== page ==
Aug 10, 2011

How to Transition Baby/Toddler From Co-sleeping to Sleeping in Their Own Room

Co-sleeping makes night nursing much easier on a nursing mother in the first few months of  their baby's life when newborns wake often to nurse, but with continued co-sleeping, mothers will notice that their babies wake to nurse more often during certain times (while teething, sick, going through a growth spurt, or during a time of any distress like during that separation anxiety stage). That is why, at an age that feels comfortable for everyone, nursing moms choose to night wean their babies and encourage them to sleep in their own rooms. Here are some tips for making the transition from mommy and daddy's bed to crib or toddler bed.

Establish a Bedtime Routine. This one is important, because babies and young children like routine. If your baby or toddler becomes used to the idea that a few activities in a certain order at night means bedtime is soon, they will have an easier time transitioning to their own sleeping space if they have their usual sleep time routine to follow. A bedtime routine is also useful for parents and baby because it gives parents an opportunity to wind baby down at night to make sleep easier and it allows for great one on one time with baby. A bedtime routine may evolve and change over time, but it will be a wonderful part of your family's day for years.

Start with naps. If your baby does not nap in their own room in a crib or toddler bed during the day, they will not likely recognize this as a comfortable, familiar place to sleep. This will make the transition that much more difficult for parents and babies. If you are considering night weaning, begin with relaxing baby in their room before nap time and put them to sleep in their crib or toddler bed (if age appropriate). This way, they will learn to associate their own sleeping space with a pleasant place to sleep.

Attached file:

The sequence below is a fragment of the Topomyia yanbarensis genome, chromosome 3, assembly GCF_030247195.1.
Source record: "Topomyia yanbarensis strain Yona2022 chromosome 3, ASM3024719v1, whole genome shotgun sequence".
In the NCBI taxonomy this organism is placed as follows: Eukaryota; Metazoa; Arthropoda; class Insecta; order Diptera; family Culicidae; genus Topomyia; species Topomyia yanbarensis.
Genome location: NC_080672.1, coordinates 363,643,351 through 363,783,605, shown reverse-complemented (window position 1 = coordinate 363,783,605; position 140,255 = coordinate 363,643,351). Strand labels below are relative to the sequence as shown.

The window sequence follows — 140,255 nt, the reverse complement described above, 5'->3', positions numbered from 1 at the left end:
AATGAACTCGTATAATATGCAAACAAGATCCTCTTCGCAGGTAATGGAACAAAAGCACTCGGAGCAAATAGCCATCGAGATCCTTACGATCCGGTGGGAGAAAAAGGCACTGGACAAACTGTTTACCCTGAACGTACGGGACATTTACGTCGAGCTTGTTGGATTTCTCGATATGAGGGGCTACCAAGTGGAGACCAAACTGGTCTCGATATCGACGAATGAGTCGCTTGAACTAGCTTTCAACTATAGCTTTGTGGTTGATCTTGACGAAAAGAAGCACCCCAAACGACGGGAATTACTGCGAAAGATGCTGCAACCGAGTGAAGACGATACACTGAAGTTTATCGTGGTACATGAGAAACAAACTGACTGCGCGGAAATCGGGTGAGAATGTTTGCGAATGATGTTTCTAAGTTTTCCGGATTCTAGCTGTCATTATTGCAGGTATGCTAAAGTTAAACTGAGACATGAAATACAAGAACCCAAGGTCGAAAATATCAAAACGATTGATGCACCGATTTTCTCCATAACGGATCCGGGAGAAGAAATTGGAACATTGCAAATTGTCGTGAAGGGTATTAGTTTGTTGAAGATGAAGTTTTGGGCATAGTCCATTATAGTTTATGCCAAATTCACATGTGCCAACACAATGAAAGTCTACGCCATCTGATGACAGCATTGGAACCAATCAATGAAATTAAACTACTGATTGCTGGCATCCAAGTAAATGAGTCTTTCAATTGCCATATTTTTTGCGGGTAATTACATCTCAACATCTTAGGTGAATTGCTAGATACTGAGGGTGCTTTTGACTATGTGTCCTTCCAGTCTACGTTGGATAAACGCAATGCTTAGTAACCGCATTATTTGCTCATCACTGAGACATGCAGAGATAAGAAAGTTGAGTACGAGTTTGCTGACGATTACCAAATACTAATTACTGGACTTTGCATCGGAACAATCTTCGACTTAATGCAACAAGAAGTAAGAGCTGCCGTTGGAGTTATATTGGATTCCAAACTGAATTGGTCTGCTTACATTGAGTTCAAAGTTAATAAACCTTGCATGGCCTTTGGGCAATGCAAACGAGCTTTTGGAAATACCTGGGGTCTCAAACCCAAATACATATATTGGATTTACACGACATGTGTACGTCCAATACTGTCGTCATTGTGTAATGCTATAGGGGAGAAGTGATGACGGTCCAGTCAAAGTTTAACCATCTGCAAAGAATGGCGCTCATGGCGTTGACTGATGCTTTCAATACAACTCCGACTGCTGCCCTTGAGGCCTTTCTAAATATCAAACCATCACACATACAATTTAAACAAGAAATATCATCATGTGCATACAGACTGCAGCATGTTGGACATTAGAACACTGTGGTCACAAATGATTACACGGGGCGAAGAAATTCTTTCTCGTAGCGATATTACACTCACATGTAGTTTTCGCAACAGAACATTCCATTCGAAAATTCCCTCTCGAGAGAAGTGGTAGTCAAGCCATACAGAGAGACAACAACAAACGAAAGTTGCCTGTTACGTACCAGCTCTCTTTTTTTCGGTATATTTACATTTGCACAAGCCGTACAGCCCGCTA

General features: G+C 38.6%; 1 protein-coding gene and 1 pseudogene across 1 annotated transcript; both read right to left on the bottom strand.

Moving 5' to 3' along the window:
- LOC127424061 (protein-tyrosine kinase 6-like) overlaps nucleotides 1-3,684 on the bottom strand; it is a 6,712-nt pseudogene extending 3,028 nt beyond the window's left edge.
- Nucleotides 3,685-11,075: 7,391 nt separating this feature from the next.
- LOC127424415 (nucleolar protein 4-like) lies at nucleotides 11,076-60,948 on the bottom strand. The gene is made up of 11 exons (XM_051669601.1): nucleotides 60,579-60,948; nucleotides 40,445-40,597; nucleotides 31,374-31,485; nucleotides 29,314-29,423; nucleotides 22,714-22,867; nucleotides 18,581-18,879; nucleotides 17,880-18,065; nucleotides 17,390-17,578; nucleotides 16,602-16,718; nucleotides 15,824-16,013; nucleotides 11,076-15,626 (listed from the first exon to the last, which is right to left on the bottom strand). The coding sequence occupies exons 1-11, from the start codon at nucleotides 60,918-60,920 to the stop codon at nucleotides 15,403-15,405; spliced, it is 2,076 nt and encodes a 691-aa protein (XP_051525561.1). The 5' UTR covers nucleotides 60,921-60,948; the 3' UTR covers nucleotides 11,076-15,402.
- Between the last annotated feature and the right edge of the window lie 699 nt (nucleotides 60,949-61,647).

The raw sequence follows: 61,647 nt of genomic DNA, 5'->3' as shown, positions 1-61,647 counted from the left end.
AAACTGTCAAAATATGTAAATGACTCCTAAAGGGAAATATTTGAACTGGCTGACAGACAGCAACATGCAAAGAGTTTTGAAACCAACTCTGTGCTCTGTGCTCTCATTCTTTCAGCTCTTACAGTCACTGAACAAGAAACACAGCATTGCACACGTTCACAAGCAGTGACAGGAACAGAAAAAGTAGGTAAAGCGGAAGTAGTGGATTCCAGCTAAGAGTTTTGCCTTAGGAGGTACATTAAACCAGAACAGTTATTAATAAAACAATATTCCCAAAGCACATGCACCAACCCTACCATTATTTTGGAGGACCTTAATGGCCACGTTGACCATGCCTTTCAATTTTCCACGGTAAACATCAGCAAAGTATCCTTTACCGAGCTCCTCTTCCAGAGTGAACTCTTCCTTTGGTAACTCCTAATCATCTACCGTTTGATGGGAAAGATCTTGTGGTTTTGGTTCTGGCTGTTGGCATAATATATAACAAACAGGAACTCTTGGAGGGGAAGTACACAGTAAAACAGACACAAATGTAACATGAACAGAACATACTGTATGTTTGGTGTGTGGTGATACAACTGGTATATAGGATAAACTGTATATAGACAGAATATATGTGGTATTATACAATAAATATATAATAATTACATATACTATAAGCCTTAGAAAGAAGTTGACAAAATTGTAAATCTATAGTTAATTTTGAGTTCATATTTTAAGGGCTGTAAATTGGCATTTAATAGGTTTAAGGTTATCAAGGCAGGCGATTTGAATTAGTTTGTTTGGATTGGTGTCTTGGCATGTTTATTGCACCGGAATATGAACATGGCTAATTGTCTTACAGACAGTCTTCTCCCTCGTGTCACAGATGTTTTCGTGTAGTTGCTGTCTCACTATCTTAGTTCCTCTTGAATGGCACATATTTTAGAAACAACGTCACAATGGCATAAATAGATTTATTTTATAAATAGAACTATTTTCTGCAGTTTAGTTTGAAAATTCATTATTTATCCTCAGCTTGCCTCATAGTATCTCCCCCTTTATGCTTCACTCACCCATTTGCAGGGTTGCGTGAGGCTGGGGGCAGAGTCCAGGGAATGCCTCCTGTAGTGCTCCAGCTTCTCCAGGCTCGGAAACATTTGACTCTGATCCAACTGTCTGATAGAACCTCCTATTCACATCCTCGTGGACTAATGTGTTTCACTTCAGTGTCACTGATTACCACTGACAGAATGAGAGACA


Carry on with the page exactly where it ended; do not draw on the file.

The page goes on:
Begin the night with your baby sleeping in their own room, then bring them in to your bed when they awake to nurse at night or in the early morning. It may help to begin the night with baby sleeping alone, then bring baby to bed with you for the rest of the night after the first one or two times baby awakes during the night. This may help baby feel less overwhelmed about the change. You are more likely to put in the extra work of getting your baby to sleep in his crib and have a stronger resolve in the evening before bedtime than at 2 a.m. when it's easier to keep your baby in bed with you.

Keep in mind that this may be a gradual, and possibly difficult process for some families. Babies have their own temperaments and you know your baby better than anyone, so trust your instincts. Other parents may have completely different experiences with transitioning their baby to their own sleeping space. Follow your instincts when it comes to sleep. If someone suggests letting baby cry it out and that does not feel right to you, don't do it. If you are not ready to night wean, but face pressure from others to do so, again, do what feels right to you.

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